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In a new construction application you waterproof the exterior of all the foundation walls and install draintile around the outside of the foundation, you also tie that draintile to a sump basket inside your home. Secondly their is a layer of pea rock and poly underneath your floor, that does two things it allows the water pressure to hit the rock layer and then migrate towards your sump basket, secondly the poly does not allow moisture to wick through the cracks in the floor.

In your case you should install waterproofing and draintile around the exterior of your home and tie it into a new sump basket inside your foundation that has a new sump pump installed in it. As long as your wrap your draintile in rock and a silt fabric you can backfill with existing clay without a problem. You should be ok with the little layer of rock that is already underneath your floor, the water should migrate to the basket without wicking. We use watchdog brand waterproofing but there are a lot of options out there.

Lastly and just as important make sure you have proper drainage away from the home atleast 8" of drop in the first ten feet and 2% after that, the more the better. Also make sure that you have gutters installed, everything you can do to keep water away from your foundation helps.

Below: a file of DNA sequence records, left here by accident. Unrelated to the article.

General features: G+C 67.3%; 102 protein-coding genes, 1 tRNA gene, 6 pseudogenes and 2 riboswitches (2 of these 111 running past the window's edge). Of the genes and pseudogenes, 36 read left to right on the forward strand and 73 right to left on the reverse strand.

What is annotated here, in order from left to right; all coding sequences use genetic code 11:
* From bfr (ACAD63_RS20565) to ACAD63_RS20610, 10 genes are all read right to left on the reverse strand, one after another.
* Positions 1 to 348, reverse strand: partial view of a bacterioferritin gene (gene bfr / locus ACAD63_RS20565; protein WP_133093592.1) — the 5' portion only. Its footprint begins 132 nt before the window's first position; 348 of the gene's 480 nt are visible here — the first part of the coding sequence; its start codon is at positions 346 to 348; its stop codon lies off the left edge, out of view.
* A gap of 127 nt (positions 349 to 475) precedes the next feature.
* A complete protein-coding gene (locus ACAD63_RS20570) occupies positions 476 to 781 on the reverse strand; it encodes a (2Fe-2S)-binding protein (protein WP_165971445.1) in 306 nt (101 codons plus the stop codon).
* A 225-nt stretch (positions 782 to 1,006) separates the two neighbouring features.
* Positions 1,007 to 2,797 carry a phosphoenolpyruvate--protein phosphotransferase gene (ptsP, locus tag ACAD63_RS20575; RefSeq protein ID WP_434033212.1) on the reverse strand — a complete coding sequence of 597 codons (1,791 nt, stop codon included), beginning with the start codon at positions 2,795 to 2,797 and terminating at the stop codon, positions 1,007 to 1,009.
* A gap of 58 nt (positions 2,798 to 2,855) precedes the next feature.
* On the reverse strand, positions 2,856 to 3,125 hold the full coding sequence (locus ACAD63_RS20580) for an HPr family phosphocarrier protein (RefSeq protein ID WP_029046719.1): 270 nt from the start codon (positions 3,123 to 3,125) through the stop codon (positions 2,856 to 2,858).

Good Luck

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I need some input from all you experts out there regarding fixing a leaky bsmt. The soil around my home is clay with sand roughly 6 ft down under the clay in the front of the house. Clay extends about 8 ft towards the back (i have not dug down deeper than this so it might go further. Under the bsmt floor is just small rock for an inch or so and then solid clay.

The home was built in 1950, is a 1100sqft ranch and the lot slopes west to east. The basement is about 6 ft under grade. I have lived here about 7 years and every year it leaks a little more, not bad but it seeps up in any crack in the floor. It will seep in through the wall one block up in spots starting with any sort of winter thaw and continue till it really dries out in August. It does not leak as much on the east side I suppose because it drains better naturally with the sand.

Bsmt is half finished with a drycore subfloor installed on the east side

I'm considering two options:

1) Dig around the house, tar, plastic and tile out to a pit with a sump or tile it into the currently worthless sump I have already installed. The current sump runs twice daily in the spring or following a winter thaw. This was installed by me and is just a two ft deep hole in the floor with a sump pit, no tile runs to it. BTW I learned during this project that one should not run a power post hole digger in a house even if the clay is hard to dig out.